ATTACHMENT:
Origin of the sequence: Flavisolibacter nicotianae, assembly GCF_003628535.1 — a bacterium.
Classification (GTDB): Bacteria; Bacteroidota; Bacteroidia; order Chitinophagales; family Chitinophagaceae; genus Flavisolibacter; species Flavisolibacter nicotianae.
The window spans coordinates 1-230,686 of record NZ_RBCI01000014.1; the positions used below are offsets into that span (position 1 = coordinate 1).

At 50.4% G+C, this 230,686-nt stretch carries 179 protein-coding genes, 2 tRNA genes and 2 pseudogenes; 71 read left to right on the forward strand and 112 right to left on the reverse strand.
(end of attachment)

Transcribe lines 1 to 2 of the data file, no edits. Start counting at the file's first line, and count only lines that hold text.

Origin of the sequence: Flavisolibacter nicotianae, assembly GCF_003628535.1 — a bacterium.
Classification (GTDB): Bacteria; Bacteroidota; Bacteroidia; order Chitinophagales; family Chitinophagaceae; genus Flavisolibacter; species Flavisolibacter nicotianae.